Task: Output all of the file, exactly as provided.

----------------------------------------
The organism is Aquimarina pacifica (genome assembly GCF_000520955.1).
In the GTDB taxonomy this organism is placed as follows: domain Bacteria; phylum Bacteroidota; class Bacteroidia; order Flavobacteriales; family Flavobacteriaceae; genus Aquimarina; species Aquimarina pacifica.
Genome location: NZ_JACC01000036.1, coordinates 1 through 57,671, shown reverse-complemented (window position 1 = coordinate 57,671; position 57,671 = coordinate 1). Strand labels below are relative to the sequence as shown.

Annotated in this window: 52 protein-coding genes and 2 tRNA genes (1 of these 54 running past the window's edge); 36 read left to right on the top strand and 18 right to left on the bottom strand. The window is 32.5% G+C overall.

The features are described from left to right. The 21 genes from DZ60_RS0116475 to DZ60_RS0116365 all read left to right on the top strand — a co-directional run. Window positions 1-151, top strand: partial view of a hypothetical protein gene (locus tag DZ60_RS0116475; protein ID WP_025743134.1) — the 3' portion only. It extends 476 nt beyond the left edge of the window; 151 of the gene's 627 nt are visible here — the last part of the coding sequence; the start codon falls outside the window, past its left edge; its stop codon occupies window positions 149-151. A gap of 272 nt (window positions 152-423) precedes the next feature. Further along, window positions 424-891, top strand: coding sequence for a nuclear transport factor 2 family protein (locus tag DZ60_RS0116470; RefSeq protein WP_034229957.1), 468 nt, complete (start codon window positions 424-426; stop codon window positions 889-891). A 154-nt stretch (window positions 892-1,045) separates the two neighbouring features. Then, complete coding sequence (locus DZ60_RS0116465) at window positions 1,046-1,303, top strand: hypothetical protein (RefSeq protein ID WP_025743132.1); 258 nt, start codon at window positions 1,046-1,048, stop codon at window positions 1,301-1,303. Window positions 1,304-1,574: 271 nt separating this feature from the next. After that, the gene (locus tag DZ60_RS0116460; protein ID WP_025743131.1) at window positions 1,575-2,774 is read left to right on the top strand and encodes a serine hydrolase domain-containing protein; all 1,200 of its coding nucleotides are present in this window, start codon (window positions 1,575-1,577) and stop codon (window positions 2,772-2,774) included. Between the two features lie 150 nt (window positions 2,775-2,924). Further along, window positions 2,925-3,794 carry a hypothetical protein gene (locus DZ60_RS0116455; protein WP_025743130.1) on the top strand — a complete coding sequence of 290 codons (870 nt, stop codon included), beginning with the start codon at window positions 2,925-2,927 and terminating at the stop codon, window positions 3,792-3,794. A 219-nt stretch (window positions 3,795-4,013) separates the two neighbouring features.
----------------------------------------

The organism is Aquimarina pacifica (genome assembly GCF_000520955.1).
In the GTDB taxonomy this organism is placed as follows: domain Bacteria; phylum Bacteroidota; class Bacteroidia; order Flavobacteriales; family Flavobacteriaceae; genus Aquimarina; species Aquimarina pacifica.
Genome location: NZ_JACC01000036.1, coordinates 1 through 57,671, shown reverse-complemented (window position 1 = coordinate 57,671; position 57,671 = coordinate 1). Strand labels below are relative to the sequence as shown.

Annotated in this window: 52 protein-coding genes and 2 tRNA genes (1 of these 54 running past the window's edge); 36 read left to right on the top strand and 18 right to left on the bottom strand. The window is 32.5% G+C overall.

The features are described from left to right. The 21 genes from DZ60_RS0116475 to DZ60_RS0116365 all read left to right on the top strand — a co-directional run. Window positions 1-151, top strand: partial view of a hypothetical protein gene (locus tag DZ60_RS0116475; protein ID WP_025743134.1) — the 3' portion only. It extends 476 nt beyond the left edge of the window; 151 of the gene's 627 nt are visible here — the last part of the coding sequence; the start codon falls outside the window, past its left edge; its stop codon occupies window positions 149-151. A gap of 272 nt (window positions 152-423) precedes the next feature. Further along, window positions 424-891, top strand: coding sequence for a nuclear transport factor 2 family protein (locus tag DZ60_RS0116470; RefSeq protein WP_034229957.1), 468 nt, complete (start codon window positions 424-426; stop codon window positions 889-891). A 154-nt stretch (window positions 892-1,045) separates the two neighbouring features. Then, complete coding sequence (locus DZ60_RS0116465) at window positions 1,046-1,303, top strand: hypothetical protein (RefSeq protein ID WP_025743132.1); 258 nt, start codon at window positions 1,046-1,048, stop codon at window positions 1,301-1,303. Window positions 1,304-1,574: 271 nt separating this feature from the next. After that, the gene (locus tag DZ60_RS0116460; protein ID WP_025743131.1) at window positions 1,575-2,774 is read left to right on the top strand and encodes a serine hydrolase domain-containing protein; all 1,200 of its coding nucleotides are present in this window, start codon (window positions 1,575-1,577) and stop codon (window positions 2,772-2,774) included. Between the two features lie 150 nt (window positions 2,775-2,924). Further along, window positions 2,925-3,794 carry a hypothetical protein gene (locus DZ60_RS0116455; protein WP_025743130.1) on the top strand — a complete coding sequence of 290 codons (870 nt, stop codon included), beginning with the start codon at window positions 2,925-2,927 and terminating at the stop codon, window positions 3,792-3,794. A 219-nt stretch (window positions 3,795-4,013) separates the two neighbouring features.